The Business Case for Diverse Perspectives

June 18, 2024
Michelle Neal, Head of the Markets Group
Remarks at the Bloomberg Intelligence Women in Finance: Fixed Income Halftime Report, New York City As prepared for delivery

Good evening. It is a pleasure to speak with you tonight, surrounded by an impressive group of women, at the Bloomberg Intelligence Women in Finance: Fixed Income Halftime Report conference. This event gives us an opportunity to reflect on the financial market landscape, discuss topical issues across financial markets, and celebrate our collective contributions to the finance industry over the years. So, welcome!

Today, my remarks will focus on the business case for diversity across the essential work of the New York Fed, in particular the Markets Group. First, I’ll highlight our wide-ranging work and its impact. Second, I’ll dive into our market intelligence-gathering efforts and discuss how this information is used to inform policymaking. Then, I’ll close by talking about how we ensure diverse perspectives are carefully assessed and incorporated into our work, reflecting the range of views held in the market. As always, the views I express today are mine alone and do not necessarily reflect those of the New York Fed or the Federal Reserve System.          

The Role of the Markets Group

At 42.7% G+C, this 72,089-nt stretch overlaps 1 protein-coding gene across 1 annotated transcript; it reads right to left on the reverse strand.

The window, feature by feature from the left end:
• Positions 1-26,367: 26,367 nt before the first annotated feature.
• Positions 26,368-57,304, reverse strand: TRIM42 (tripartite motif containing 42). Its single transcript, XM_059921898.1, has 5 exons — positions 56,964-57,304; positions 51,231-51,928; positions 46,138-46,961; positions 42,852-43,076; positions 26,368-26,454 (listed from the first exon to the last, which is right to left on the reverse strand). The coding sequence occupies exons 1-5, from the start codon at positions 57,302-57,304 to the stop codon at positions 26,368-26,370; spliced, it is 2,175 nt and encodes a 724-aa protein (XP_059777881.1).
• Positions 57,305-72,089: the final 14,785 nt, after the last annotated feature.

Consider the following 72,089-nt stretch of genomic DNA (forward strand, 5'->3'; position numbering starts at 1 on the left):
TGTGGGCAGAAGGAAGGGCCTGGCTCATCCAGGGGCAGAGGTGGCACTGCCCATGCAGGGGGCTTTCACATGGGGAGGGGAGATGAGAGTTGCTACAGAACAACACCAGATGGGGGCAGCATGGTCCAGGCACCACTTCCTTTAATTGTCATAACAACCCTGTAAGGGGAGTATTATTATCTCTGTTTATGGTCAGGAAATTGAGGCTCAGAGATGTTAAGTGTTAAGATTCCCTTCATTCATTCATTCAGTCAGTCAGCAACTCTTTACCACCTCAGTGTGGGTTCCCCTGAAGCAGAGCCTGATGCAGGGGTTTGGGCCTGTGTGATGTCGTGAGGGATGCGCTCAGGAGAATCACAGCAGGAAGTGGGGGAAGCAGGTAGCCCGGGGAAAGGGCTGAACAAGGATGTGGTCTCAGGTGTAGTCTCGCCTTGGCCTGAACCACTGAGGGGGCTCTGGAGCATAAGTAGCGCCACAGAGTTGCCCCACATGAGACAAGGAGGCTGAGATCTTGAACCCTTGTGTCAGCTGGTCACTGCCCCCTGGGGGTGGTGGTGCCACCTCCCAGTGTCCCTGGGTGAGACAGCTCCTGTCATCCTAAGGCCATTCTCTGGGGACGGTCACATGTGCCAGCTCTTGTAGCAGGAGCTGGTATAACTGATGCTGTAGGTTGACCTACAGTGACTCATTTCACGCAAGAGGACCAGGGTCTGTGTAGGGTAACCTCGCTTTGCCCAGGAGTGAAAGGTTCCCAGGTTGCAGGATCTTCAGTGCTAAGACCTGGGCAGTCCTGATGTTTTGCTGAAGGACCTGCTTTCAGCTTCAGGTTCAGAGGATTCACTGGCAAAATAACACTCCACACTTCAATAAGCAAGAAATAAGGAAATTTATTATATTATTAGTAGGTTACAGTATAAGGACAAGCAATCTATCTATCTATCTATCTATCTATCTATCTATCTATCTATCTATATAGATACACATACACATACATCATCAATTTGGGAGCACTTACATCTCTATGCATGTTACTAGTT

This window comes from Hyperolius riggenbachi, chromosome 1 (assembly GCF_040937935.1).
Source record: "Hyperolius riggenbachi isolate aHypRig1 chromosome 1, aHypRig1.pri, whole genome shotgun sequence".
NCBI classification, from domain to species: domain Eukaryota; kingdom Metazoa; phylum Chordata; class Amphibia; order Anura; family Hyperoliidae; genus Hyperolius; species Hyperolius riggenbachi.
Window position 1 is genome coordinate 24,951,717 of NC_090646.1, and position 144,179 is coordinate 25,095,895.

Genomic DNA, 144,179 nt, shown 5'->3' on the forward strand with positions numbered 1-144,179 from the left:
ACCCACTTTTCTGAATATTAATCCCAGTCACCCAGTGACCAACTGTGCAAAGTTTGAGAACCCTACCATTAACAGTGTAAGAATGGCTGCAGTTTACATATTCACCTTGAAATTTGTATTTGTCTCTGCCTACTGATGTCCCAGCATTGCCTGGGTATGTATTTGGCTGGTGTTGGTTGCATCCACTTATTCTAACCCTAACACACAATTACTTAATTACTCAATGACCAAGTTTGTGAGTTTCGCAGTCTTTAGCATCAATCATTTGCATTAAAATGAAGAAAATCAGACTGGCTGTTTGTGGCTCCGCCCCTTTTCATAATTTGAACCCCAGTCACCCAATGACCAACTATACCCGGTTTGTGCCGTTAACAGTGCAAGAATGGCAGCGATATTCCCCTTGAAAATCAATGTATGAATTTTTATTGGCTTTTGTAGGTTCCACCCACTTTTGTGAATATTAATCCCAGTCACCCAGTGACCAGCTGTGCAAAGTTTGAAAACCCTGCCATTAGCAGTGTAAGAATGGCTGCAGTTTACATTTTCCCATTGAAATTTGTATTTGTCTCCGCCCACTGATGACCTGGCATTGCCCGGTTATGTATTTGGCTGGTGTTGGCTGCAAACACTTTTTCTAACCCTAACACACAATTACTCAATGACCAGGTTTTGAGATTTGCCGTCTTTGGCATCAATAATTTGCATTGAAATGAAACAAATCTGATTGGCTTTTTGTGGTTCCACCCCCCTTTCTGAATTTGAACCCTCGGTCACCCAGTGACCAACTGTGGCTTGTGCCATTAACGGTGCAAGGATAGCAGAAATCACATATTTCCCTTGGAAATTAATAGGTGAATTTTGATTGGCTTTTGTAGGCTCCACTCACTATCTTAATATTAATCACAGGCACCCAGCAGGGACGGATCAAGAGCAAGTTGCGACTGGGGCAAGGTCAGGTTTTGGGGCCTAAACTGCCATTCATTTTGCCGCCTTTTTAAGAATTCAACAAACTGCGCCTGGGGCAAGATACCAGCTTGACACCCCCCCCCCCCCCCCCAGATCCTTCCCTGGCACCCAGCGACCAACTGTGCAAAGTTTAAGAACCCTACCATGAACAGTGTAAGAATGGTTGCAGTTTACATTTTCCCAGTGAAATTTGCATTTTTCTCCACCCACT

The New York Fed has a unique role in the Federal Reserve System. The New York Fed is authorized by the Federal Open Market Committee (FOMC) to execute open market transactions in both U.S. dollar and foreign currencies for the Federal Reserve’s securities portfolios, and maintain currency swap lines with foreign central banks, among other activities. To effectively implement these responsibilities, the Markets Group is organized along six core functions. First, we implement monetary policy on behalf of the FOMC. Second, we monitor and analyze global financial markets, acting as the “eyes and ears” of the Fed in the financial markets. As part of this, we also sponsor a number of committees with official and private sector entities. Third, we produce five IOSCO-compliant daily reference rates for the world’s most important U.S. dollar secured and unsecured financing markets. Fourth, we support debt management and foreign exchange activities of the U.S. Treasury Department and conduct auctions and buybacks at the direction of the U.S. Treasury. Over the last four years, on behalf of the U.S. Treasury, our team has supported the auction and issuance of $85.1 trillion in Treasury securities, as well as $5.1 billion under the new buyback program launched in May of this year. While rare, we maintain readiness to conduct currency interventions at the direction of the U.S. Treasury. Fifth, we manage Discount Window activities for the Second District and provide collateral valuation and counterparty risk management for the Discount Window services of the Federal Reserve System as a whole. Finally, we provide account services to foreign central bank customers, including (1) custody services amounting to roughly $3 trillion in U.S. dollar assets, (2) foreign exchange customer transactions, and (3) swap lines and repos to support both broader wholesale funding markets and more targeted U.S. dollar funding requirements arising abroad.